Clippings by merrygardens

 Sort by: Last Updated Post Date Post Title Forum Name 

RE: How to propagate Heuchera (Coral Bells) (Follow-Up #4)

posted by: stressbaby on 07.10.2006 at 10:56 pm in Plant Propagation Forum

Heuchera is a slam dunk propagation-wise. My methods:

1) When dividing, take the stem pieces that come off, take off all but a couple of leaves, rooting hormone, 1 gallon pot, compost, ziplock cover, shade.

2) Take the stems, divide with sharp clean razor blade or knife into pieces with 2-3 smallish leaves (or cut off half of the larger leaf), make sure a chunk of stem is attached to the petiole, 500 IBA quickdip or rooting powder, 50:50 peat:perlite, mist

Excellent rooting percentage, near 100% either way.


clipped on: 07.02.2011 at 04:26 pm    last updated on: 07.02.2011 at 04:26 pm

Begonia propagation for newbies

posted by: Mari11 on 10.31.2005 at 10:10 pm in Begonia Forum

I saw questions from newbies on how to propagate begonias by leaf cuttings. I am not very much experienced on growing begonias, but I've done leaf propagations many times and love it.
There are pictures step-by-step on propagation of rex begonia:

1)Choose a healthy mature leaf (I use sometimes young leaves also)
Image hosted by

2) Cut the edges

Image hosted by

3)Make 2-3 wedge-shaped cuttings

Image hosted by

4)Plant them in the mix of peat moss and perlite 1:1 in little pots, water and tent them for a few weeks

Image hosted by

5) There are new plants grown on leaf cuttings planted on Sept,29

Image hosted by

Rex begonias are very easy to propagate this way. Other rhizomatous begonias can be propagated by whole leaf, it may take up to 2 month until new plants show up.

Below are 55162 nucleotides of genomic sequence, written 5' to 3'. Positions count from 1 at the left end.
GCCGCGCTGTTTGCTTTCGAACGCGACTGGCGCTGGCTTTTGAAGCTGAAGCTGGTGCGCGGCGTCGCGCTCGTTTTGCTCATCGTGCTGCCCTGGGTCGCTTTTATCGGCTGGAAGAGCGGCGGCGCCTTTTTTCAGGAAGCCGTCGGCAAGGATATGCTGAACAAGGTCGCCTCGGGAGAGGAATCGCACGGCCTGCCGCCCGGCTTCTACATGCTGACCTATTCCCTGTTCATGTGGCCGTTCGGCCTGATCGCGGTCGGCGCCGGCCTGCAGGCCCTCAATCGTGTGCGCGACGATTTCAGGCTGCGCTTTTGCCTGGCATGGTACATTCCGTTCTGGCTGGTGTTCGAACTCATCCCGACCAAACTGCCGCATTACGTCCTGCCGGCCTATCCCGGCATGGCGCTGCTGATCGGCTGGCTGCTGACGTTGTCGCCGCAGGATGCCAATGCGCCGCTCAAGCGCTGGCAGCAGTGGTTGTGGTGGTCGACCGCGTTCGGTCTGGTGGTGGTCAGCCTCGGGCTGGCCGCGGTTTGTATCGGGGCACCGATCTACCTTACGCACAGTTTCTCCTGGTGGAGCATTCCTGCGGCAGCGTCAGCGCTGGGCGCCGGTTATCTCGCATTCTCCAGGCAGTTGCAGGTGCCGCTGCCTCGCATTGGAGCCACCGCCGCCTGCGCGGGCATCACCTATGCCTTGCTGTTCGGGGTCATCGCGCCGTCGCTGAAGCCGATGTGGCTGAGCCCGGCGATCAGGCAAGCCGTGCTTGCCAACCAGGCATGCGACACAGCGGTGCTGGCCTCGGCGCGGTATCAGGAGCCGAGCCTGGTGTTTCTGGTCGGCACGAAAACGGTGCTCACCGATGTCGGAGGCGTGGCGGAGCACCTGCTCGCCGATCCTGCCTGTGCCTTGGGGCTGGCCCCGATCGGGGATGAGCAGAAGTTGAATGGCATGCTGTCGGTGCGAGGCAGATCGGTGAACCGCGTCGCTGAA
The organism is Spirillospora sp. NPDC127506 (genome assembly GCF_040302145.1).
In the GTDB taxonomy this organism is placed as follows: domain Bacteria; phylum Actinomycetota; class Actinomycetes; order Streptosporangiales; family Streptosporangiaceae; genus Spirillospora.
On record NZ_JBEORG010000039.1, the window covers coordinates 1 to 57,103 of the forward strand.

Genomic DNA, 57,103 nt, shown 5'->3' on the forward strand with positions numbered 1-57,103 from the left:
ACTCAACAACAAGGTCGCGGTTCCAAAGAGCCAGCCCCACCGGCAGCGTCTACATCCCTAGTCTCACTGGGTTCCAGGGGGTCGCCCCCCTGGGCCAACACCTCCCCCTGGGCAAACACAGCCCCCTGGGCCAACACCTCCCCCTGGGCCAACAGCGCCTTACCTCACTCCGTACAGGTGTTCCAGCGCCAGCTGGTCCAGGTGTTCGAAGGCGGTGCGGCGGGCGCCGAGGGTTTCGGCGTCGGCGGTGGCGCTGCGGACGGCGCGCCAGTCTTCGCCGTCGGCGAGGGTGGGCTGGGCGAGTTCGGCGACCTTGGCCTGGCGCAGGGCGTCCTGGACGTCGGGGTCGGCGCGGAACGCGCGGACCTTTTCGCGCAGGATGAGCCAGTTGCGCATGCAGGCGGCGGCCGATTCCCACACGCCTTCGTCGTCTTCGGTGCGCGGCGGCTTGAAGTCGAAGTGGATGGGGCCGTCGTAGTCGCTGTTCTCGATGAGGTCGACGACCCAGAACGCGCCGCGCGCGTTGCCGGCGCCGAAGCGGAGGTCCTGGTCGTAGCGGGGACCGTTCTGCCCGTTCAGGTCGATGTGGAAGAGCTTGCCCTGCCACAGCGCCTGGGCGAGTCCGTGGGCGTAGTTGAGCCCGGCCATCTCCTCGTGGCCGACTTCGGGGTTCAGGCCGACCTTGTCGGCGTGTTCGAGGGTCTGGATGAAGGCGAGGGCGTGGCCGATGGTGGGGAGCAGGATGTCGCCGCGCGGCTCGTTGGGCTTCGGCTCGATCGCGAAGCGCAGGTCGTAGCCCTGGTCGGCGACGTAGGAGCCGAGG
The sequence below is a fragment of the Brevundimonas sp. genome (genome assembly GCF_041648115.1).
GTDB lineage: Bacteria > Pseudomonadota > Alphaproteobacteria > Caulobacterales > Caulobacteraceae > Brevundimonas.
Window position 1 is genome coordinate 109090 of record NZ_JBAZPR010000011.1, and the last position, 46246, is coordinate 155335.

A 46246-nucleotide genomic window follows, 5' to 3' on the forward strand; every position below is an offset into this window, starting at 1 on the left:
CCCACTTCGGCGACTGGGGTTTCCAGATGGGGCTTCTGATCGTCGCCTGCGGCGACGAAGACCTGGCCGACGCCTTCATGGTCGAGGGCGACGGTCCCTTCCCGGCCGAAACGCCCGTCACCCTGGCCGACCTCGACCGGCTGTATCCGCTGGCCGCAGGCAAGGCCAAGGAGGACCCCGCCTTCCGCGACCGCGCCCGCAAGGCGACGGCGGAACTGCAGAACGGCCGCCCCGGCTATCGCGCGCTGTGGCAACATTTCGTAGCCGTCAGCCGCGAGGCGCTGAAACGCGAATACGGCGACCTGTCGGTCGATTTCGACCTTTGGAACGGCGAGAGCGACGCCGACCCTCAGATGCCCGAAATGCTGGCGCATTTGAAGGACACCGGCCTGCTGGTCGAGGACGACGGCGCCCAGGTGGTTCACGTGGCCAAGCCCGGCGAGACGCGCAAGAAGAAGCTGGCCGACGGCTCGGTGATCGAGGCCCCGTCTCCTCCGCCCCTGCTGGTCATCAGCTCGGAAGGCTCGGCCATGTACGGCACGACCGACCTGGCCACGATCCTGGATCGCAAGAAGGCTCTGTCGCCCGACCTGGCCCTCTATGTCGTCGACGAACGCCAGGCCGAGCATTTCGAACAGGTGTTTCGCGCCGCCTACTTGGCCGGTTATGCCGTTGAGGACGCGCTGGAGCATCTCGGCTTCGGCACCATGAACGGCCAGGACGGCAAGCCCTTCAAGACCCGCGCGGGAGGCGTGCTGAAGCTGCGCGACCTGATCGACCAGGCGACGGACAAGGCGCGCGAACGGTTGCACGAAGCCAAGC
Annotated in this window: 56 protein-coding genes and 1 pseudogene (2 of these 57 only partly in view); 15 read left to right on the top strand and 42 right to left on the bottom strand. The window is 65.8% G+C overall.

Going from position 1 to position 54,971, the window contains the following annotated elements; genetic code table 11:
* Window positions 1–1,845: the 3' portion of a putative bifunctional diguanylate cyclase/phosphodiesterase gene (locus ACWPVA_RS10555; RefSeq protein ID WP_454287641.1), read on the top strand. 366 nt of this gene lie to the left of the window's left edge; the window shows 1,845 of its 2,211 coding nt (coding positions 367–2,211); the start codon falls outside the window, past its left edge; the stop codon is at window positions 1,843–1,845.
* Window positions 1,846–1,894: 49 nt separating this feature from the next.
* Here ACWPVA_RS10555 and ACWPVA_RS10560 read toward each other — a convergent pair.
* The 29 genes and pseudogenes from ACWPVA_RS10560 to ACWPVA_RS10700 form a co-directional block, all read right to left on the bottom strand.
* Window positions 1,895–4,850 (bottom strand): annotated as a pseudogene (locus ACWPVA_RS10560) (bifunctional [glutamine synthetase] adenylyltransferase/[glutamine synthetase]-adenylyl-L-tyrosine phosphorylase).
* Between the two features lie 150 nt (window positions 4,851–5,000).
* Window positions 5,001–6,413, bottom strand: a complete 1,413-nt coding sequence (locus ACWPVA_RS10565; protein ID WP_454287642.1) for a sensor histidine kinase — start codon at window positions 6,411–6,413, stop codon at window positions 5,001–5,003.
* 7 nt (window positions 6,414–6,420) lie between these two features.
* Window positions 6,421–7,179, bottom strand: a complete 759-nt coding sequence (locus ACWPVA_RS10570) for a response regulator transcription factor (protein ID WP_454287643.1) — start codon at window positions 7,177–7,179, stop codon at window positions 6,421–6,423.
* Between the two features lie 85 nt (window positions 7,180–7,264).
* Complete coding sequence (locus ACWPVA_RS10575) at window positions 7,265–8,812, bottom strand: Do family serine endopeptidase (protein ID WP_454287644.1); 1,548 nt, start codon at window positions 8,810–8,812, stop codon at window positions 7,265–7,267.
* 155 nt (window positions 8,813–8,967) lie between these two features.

While under cover they need very seldom watering, but check to avoid drying.
After babies are formed you can take off cover.Water sparingly.


clipped on: 05.22.2011 at 07:25 pm    last updated on: 05.22.2011 at 07:26 pm

RE: Summer greenhouse use (Follow-Up #1)

posted by: kudzu9 on 05.17.2011 at 09:57 pm in Greenhouses & Garden Structures Forum

It would definitely help to have a fan. I bought myself a good quality thermostat (about $50) and it turns on the fan when it gets above my chosen temperature and turns it off when it drops back down. For a fan, I just got an inexpensive room fan at Home Depot (about $30) -- with a plastic housing so it's rust resistant -- and clipped it to one of the greenhouse shelves. It's all I need to keep the air moving and to cool things down. With that addition, you should be able to grow a variety of vegetables, as well as some more fragile things, like palms or tropical (clumping) bamboos, that will winter over successfully if you add some supplemental heat in winter to keep things above freezing. I have a number of exotic flowering plants from places like S. Africa that bloom in my greenhouse and are safe in winter since I keep it at about 37-38 degrees F with an electric heater.


clipped on: 05.21.2011 at 01:41 pm    last updated on: 05.21.2011 at 01:41 pm

Not Enough Zucchini

posted by: oregonwoodsmoke on 08.18.2010 at 08:48 pm in Vegetable Gardening Forum

I never in my life thought I'd ever say this:

I didn't plant enough zucchini.

I always do 2 plants, and that's just enough to have several good meals of zucchini each week for the long zucchini season. That's for everyone in the family, including the dogs.

Well, I had an empty tray in the dehydrator when I dried apricots, so I tried a batch of dried zucchini. Holy cow, that's good stuff. It disappeared as fast as I could remove it from the drier.

I've dried it plain, with just salt, with salt and pepper, with Costco's brand of Mesquite seasoning, and with smoked paprika. It's all delicious. You can't get a healthier snack and it disappears faster than potato chips.

My son scoops it up by the handful, crunches it down, and looks for more.

So, next year: more zucchini plants. I want to try it with cheese powder and with chipotle, but I am out of zucchini.


clipped on: 08.21.2010 at 04:47 pm    last updated on: 08.21.2010 at 04:47 pm